This was confirmed after that glorious night at Villa Park which will live long in the club’s history and I doubt any fan who was there or watched on television will forget for as long as they live, it really was an ‘I was there moment’ and promotion or no promotion even the most ardent sceptics had to admit Bradford City’s stock was on the rise once again.
The run to the final of the League Cup had sparked optimism and belief throughout, not just the football club but the entire city of Bradford, but unfortunately with this distraction came a dip in the club’s league form which had been impressive up until then. The run of results in between the Arsenal victory and the cup final looked to have put the nails in the coffin for a promotion charge which had looked more than possible at the start of the season. Once again, ‘never do things the easy way’.
The crushing defeat in the cup final had people once again questioning Parkinson and some performances left a lot to be desired, notably the 4-1 defeat away at Exeter and the first half showing at home to Southend. Fans started to give up hope once again, as they had so often been used to doing towards the end of the season.
Somewhat aided by a complete capitulation from Exeter City and amazing form, the team managed to pull themselves back into the play off race, pulling back an eight-point deficit within a week and going on to secure the last spot in the promotion lottery with a game to spare. While it was wrapped up before the end of the season, it could hardly be described as easy having to make up so many points in so little time.
Finally, our play off semi-final against Burton. Such was the sense of optimism around Valley Parade for the first leg, no-one could quite have foreseen the display we were in the first half with Parkinson admitting it was probably as poorly as we’ve defended all season. Somehow though, owing to a Garry Thompson wonder strike, we were still in the tie at 2-3 going to the Pirelli Stadium.
The mood in the air was a little less of confidence and more nervousness for the second leg, with a goal deficit to overturn away at the team with the best home record in the division. Once again though, against all adversity, this team who simply refuse to lie down came out to win 3-1 and 5-4 on aggregate setting up a Wembley play off final with Northampton Town.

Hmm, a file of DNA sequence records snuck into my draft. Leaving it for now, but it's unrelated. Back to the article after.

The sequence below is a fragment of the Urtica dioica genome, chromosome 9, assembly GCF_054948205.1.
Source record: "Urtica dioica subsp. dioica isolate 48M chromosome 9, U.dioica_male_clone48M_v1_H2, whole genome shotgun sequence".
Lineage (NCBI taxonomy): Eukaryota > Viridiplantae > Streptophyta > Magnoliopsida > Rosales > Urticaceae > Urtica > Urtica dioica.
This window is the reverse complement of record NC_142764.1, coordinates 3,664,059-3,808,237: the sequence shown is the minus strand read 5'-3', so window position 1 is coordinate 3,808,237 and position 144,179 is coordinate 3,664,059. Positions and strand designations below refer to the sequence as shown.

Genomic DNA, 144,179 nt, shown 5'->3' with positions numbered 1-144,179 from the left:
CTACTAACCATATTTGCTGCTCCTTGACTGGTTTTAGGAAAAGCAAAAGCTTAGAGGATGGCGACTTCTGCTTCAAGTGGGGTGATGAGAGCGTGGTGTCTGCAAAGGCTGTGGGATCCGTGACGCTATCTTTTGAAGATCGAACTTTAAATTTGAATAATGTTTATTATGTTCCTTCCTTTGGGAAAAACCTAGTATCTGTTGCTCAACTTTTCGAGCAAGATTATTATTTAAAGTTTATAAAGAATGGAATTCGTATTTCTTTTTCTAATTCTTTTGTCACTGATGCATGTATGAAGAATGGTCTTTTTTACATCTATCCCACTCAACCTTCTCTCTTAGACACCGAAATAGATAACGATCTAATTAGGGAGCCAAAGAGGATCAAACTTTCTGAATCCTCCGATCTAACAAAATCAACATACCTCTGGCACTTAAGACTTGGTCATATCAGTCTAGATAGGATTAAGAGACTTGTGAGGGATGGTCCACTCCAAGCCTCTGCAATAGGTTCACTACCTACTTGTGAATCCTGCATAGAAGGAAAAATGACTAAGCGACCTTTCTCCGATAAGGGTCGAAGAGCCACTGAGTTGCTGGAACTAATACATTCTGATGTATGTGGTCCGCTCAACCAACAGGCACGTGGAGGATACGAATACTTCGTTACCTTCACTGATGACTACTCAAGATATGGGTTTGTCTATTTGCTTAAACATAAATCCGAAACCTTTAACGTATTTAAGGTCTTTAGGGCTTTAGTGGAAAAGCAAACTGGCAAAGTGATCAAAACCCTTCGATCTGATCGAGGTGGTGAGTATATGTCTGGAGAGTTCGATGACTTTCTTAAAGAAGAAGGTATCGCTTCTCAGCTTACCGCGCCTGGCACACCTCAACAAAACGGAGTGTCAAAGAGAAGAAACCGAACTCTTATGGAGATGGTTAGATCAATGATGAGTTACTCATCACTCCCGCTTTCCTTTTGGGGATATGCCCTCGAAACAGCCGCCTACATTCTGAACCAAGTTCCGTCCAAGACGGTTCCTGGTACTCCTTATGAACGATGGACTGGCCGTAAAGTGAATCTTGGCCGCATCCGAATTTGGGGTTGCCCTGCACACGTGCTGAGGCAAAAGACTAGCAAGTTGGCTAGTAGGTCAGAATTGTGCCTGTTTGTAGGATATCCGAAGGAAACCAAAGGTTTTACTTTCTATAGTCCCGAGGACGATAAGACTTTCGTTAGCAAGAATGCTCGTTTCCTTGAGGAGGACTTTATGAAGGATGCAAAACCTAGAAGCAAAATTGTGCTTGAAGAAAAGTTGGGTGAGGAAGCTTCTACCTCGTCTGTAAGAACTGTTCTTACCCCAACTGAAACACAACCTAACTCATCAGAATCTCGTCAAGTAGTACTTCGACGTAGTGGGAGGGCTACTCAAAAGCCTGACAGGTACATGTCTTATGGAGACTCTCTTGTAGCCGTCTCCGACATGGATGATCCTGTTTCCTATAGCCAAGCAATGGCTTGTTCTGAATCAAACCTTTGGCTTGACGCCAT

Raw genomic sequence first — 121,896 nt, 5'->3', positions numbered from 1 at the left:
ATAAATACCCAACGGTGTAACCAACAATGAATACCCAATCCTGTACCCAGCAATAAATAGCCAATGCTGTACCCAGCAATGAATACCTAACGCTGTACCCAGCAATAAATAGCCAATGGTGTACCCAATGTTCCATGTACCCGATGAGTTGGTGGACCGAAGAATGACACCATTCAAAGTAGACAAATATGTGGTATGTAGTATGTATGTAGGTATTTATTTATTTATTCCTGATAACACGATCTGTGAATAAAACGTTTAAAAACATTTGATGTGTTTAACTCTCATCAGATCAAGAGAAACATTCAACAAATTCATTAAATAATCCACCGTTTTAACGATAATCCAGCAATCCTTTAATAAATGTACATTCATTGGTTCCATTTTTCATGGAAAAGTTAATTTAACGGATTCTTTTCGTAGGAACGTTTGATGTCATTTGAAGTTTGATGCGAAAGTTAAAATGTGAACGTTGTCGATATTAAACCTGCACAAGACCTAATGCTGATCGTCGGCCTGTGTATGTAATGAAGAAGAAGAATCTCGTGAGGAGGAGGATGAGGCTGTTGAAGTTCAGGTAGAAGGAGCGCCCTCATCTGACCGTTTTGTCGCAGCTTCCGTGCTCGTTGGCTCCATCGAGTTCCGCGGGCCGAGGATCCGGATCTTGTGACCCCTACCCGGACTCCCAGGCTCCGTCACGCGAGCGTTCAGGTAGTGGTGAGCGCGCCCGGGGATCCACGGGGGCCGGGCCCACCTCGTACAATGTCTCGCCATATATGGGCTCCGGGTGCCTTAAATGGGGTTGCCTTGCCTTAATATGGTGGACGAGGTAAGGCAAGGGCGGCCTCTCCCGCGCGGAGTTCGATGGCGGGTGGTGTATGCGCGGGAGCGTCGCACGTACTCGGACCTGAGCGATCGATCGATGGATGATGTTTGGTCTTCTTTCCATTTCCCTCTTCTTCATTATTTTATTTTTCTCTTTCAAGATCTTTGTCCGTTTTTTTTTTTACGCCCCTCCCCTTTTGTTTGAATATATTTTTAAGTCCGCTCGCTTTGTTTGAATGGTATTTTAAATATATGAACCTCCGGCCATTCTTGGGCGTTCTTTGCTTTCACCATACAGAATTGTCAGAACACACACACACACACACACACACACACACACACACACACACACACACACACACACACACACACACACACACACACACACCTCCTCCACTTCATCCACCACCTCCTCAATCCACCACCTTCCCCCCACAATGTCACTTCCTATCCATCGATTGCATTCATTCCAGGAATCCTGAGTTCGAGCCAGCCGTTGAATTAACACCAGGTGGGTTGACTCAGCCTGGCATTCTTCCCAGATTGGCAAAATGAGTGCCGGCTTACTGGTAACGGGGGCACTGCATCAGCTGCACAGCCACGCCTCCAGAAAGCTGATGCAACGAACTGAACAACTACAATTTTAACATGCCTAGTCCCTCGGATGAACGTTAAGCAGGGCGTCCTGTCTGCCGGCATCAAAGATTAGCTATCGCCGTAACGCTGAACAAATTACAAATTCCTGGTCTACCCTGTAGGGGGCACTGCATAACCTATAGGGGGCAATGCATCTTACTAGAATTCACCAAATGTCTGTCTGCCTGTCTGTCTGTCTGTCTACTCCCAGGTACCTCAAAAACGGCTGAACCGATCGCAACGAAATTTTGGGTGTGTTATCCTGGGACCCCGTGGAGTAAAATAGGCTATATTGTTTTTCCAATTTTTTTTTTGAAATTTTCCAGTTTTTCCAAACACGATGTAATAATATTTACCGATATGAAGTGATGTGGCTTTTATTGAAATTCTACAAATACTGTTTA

Now with the final so close and the game poised tightly, fans are once again getting excited. I’d say though, whatever happens come 3.30pm on Saturday afternoon, take a look where we’ve come from, not only in the past 12 years, but more recently. For our side to have such a turnaround in fortunes in such a quick amount of time is nothing short of incredible.
Also remember this: before this season we hadn’t been to Wembley to see our team 17 years, and now we’re going twice in one magical campaign. Sure, we’ve had to put up with a lot, but at the moment we’re pretty lucky really, aren’t we?
Come on City.
Play off final: Width of a Post build-up
- Exorcising the Swansea City demons by Jason McKeown
- Song one – Wembley Twice, it’s Alright by Martin Keighley
- Since our last visit…by Mahesh Johal
- Song two – Please Mr Parkinson by Mark Heslop
- The Northampton perspective by Jason McKeown
- Divided family loyalties by Jeremy Casey
- The last promotion by Gareth Walker